Major Case Details
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An Oklahoma City case handled by Berry achieved national prominence when a chapter in Medical Malpractice was devoted to an account of how Berry handled the case of John Silverberg versus a local hospital. Silverberg was a schizophrenic known at the hospital for his frequent delusional states. When he appeared in the emergency room with leg pain and sudden paralysis his complaints were dismissed and he was locked in a psychiatric ward for several days. In fact, Silverberg was suffering from a blood clot and the delay in diagnosis resulted in the loss of circulation in his legs leaving him permanently paralyzed in a wheelchair for life.
The hard fought case involved two trials, an appeal and, eventually, a huge settlement for the victim of true medical negligence.
A woman went to a hospital to have her baby. Her blood pressure was very high. Her doctor was called but it was the weekend and he was busy. He told the nurse he would be there later. Her blood pressure remained high and other symptoms showed she had preeclampsia but the doctor was not there to deliver the baby. The woman suffered a seizure that left her totally blind. The doctor no longer practices at that hospital and the woman received a large settlement under the supervision of Howard K. Berry.
Semi Truck Collision
A young man was on his work in an oilfield. The pickup he was riding in was going down a hill. The driver slammed on his brakes but it was too late to avoid a semi trailer that was blocking the roadway. The truck had tried to turn around on a county road crossing the highway. The young man was pinned in the pickup and suffered a brain injury that kept him hospitalized for many months. The trailer that blocked the roadway was not properly marked with the red and white tape that reflects light. Berry successfully represented the young man who is permanently injured but financially very secure.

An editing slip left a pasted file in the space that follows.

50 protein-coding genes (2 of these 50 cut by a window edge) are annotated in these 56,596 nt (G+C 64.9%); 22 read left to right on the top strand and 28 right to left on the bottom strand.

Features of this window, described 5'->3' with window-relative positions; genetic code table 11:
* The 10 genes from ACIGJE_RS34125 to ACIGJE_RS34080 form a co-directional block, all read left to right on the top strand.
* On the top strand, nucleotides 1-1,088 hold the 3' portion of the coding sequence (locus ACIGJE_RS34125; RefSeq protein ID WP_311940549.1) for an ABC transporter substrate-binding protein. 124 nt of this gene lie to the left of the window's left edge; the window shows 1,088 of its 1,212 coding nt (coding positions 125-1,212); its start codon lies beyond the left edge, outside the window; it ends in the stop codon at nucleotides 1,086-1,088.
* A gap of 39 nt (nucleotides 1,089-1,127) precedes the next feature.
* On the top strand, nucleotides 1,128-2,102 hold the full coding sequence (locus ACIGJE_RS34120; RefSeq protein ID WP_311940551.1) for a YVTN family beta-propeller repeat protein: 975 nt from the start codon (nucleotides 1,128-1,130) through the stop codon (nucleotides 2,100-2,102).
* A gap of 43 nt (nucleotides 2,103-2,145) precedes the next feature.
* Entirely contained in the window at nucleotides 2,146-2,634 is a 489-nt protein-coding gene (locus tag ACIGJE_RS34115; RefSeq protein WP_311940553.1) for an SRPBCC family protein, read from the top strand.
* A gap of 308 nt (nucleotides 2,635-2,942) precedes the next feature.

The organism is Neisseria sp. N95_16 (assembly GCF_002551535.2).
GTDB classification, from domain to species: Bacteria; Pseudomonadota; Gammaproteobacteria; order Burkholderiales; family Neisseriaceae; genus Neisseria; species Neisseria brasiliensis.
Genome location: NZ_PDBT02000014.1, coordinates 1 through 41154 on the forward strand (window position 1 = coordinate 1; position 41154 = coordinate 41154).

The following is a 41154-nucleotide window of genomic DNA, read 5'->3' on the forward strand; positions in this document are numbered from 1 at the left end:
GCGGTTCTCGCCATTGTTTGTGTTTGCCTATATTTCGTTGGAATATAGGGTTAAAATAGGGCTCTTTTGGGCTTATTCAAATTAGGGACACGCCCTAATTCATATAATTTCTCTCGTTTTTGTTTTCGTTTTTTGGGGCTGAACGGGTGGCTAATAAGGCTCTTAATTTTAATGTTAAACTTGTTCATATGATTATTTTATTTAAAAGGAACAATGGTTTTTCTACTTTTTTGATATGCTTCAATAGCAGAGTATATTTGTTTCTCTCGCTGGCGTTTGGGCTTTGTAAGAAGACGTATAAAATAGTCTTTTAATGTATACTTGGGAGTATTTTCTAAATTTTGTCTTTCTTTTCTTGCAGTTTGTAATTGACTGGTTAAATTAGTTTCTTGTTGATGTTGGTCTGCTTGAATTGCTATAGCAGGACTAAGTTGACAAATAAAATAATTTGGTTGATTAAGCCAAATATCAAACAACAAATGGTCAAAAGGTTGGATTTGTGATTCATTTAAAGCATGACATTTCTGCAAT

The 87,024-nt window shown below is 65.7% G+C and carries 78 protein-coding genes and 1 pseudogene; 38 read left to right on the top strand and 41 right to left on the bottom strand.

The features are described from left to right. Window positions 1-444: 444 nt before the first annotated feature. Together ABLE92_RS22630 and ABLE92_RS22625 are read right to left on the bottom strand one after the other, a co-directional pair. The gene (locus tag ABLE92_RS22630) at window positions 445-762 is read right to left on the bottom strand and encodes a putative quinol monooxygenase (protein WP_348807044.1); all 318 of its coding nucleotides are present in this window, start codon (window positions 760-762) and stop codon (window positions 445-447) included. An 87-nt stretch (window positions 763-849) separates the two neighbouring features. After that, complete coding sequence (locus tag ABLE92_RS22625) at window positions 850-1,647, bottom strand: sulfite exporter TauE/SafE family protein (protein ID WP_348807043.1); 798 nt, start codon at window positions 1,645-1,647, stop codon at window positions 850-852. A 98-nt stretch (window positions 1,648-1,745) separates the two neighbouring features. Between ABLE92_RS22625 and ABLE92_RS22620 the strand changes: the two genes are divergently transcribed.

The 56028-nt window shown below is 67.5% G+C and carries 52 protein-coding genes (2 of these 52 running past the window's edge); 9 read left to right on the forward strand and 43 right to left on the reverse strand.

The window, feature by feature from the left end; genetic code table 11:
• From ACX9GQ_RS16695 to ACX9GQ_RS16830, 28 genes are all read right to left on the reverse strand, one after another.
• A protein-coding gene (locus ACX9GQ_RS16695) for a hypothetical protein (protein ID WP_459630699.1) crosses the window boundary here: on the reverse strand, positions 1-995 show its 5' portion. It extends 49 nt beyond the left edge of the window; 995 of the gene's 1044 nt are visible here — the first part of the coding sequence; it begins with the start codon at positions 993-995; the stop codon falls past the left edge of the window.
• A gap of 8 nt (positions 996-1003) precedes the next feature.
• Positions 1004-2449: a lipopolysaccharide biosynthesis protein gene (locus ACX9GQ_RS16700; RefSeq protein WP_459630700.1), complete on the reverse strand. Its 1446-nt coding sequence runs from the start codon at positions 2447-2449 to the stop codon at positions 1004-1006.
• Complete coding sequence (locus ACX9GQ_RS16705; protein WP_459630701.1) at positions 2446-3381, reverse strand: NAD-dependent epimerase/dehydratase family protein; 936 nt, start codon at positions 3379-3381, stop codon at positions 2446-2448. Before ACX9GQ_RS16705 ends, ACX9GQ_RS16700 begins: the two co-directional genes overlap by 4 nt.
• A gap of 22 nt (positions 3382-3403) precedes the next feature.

A riding lawnmower was made in a way that the drive belt would be wedged in a pulley so that the brake would not override it. As a result, the mower could not be stopped sometimes. The manufacturer found out and designed a clip to be installed to prevent this. The manufacturer told service people to install these clips whenever the tractors next came in for service.
When a young girl was run over and suffered a leg amputation by one of these runaway mowers, the family complained and the clip was installed on the mower. The manufacturer claimed that the belt had been installed before the accident and claimed that the injury was the fault of the mower operator. Berry uncovered many other cases where mowers had failed to stop and ultimately achieved a large recovery during the trial of the case.
In one case a woman over 50 desired to lose some weight. She contacted a plastic surgeon to determine if liposuction could be used to trim her. The surgeon undertook to do liposuction but took away too much. He took off over 20 pounds. Evidence showed that a woman this age should probably not have liposuction and if she does that it should be just a few pounds rather than 20. This was such a shock to her system that she became badly infected and ended up with scars.